‘Happiness’ Lessons For Children as Young as Five Years Old
The Telegraph has reported today on a new initiative which will see children as young as 5 years old receiving an hour’s lesson on ‘happiness’ once a week. The report is challenging schools behaviour and damming them as ‘exam factories’.
Children’s wellbeing is being questioned by former ministers and government advisors and there is a call for radical changes to how a British pupil is bought up.
The report says that mental health problems are rife with one in four children being diagnoses with conditions such as anxiety and depression.
Prof Lord Darzi and Prof Lord Layard want to see ‘life skills’ given the same attention as reading and writing in education which would infer huge changes.
The proposals they have would see children as young as five years old spending at least one hour a week talking about their emotions, social media, positive life goals and learning to cope with every day pressures.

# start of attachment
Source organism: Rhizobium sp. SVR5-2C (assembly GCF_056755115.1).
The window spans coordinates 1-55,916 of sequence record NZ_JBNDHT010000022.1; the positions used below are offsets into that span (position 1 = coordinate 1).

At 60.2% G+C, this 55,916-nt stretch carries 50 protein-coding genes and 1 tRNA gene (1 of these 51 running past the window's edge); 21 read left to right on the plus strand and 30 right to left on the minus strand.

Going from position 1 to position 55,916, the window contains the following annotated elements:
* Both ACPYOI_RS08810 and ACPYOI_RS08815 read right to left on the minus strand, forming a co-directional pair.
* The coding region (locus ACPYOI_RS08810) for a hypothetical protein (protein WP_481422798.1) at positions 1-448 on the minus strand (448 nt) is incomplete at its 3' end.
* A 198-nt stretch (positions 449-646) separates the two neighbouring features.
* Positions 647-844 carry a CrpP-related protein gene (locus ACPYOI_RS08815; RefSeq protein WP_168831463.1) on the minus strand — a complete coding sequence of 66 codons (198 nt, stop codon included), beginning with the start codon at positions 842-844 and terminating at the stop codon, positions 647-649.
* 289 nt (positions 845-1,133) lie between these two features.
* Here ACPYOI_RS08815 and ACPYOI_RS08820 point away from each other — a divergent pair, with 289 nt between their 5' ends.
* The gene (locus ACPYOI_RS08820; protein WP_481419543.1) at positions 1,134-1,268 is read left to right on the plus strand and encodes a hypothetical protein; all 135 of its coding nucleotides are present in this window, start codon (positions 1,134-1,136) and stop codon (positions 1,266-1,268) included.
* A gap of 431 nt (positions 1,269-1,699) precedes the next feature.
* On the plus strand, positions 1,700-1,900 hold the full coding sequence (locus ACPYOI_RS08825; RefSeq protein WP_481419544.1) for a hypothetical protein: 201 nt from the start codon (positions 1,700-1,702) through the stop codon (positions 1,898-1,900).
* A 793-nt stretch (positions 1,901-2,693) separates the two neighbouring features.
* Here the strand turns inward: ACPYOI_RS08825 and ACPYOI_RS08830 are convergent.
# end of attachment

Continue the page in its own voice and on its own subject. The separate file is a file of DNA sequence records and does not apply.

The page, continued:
This approach has been pioneered by Wellington College in Berkshire but is not used widely at the moment. This report calls for that to change.
There is also an emphasis on early treatment and help for children showing signs of mental distress. The report continues to express how not only is it inhumane to not offer counselling when needed but it is also economically inefficient. A modern lifestyle is heaping pressures on young people without caring and nurturing their development. This is damaging them further in life and could affect their successes.
International research, looking at 270,000 children enrolled in programmes to develop social and emotional skills found a 10% gain in behaviour, academic performance and skills. At the same time it was reported that schools which push children too hard can end up with worse academic results as well as damaging their pupils.
Nicky Morgan, the Education Secretary, says that we have a ‘moral mission’ to provide compassion and support to children suffering with mental health concerns and children need to be prepared for adult life in modern Britain.